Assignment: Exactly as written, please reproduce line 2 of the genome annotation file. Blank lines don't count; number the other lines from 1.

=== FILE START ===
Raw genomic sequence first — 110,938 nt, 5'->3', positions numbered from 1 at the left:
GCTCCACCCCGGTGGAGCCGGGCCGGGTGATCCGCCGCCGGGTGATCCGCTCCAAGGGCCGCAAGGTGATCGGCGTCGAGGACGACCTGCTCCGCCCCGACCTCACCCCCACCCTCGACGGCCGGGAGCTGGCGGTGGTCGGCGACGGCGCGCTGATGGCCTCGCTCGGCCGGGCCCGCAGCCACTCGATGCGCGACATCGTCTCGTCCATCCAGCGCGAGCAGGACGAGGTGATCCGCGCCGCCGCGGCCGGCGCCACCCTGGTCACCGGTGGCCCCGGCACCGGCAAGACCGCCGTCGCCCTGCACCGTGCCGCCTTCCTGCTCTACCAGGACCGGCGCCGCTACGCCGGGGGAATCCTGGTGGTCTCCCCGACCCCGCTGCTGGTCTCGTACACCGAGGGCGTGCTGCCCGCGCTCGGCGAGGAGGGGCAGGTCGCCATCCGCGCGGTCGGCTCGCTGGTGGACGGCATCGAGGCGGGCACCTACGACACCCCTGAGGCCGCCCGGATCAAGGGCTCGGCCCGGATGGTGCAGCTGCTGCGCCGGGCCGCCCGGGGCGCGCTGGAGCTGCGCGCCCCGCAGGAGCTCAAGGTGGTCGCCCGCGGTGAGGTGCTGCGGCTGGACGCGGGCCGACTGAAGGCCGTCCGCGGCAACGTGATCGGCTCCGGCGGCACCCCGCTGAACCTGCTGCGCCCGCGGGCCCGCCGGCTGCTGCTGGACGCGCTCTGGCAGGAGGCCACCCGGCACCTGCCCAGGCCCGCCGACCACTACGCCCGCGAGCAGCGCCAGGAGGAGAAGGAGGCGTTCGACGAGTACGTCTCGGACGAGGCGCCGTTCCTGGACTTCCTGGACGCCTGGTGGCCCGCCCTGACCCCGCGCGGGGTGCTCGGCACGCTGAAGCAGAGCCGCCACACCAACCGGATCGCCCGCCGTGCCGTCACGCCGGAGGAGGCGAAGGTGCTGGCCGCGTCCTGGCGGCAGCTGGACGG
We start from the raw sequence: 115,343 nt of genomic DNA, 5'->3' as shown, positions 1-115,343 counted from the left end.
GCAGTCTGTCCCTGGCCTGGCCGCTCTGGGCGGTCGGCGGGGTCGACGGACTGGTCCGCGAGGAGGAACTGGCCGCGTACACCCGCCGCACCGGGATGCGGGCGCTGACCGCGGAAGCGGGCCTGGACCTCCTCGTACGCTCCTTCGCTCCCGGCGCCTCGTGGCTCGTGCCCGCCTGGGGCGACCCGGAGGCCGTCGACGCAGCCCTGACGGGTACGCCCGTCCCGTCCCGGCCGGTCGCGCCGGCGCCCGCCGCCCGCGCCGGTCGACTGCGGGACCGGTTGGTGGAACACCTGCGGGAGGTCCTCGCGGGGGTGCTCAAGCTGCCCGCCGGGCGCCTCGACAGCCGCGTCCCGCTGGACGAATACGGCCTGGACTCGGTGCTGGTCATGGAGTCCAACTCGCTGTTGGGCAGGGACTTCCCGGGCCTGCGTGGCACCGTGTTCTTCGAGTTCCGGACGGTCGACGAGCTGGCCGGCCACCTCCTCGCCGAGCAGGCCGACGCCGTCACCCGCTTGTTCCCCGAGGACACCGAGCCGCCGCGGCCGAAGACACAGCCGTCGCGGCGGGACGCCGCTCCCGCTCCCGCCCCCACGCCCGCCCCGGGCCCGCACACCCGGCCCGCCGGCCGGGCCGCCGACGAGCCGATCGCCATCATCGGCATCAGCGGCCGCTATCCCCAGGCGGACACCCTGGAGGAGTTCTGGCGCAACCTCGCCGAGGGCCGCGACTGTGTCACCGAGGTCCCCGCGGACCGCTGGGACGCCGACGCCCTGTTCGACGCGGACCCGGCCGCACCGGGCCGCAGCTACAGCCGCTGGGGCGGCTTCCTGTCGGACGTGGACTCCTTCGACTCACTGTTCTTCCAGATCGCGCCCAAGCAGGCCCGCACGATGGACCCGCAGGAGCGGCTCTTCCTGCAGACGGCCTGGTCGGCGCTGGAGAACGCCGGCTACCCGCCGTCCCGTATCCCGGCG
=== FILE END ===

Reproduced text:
GCTCCACCCCGGTGGAGCCGGGCCGGGTGATCCGCCGCCGGGTGATCCGCTCCAAGGGCCGCAAGGTGATCGGCGTCGAGGACGACCTGCTCCGCCCCGACCTCACCCCCACCCTCGACGGCCGGGAGCTGGCGGTGGTCGGCGACGGCGCGCTGATGGCCTCGCTCGGCCGGGCCCGCAGCCACTCGATGCGCGACATCGTCTCGTCCATCCAGCGCGAGCAGGACGAGGTGATCCGCGCCGCCGCGGCCGGCGCCACCCTGGTCACCGGTGGCCCCGGCACCGGCAAGACCGCCGTCGCCCTGCACCGTGCCGCCTTCCTGCTCTACCAGGACCGGCGCCGCTACGCCGGGGGAATCCTGGTGGTCTCCCCGACCCCGCTGCTGGTCTCGTACACCGAGGGCGTGCTGCCCGCGCTCGGCGAGGAGGGGCAGGTCGCCATCCGCGCGGTCGGCTCGCTGGTGGACGGCATCGAGGCGGGCACCTACGACACCCCTGAGGCCGCCCGGATCAAGGGCTCGGCCCGGATGGTGCAGCTGCTGCGCCGGGCCGCCCGGGGCGCGCTGGAGCTGCGCGCCCCGCAGGAGCTCAAGGTGGTCGCCCGCGGTGAGGTGCTGCGGCTGGACGCGGGCCGACTGAAGGCCGTCCGCGGCAACGTGATCGGCTCCGGCGGCACCCCGCTGAACCTGCTGCGCCCGCGGGCCCGCCGGCTGCTGCTGGACGCGCTCTGGCAGGAGGCCACCCGGCACCTGCCCAGGCCCGCCGACCACTACGCCCGCGAGCAGCGCCAGGAGGAGAAGGAGGCGTTCGACGAGTACGTCTCGGACGAGGCGCCGTTCCTGGACTTCCTGGACGCCTGGTGGCCCGCCCTGACCCCGCGCGGGGTGCTCGGCACGCTGAAGCAGAGCCGCCACACCAACCGGATCGCCCGCCGTGCCGTCACGCCGGAGGAGGCGAAGGTGCTGGCCGCGTCCTGGCGGCAGCTGGACGG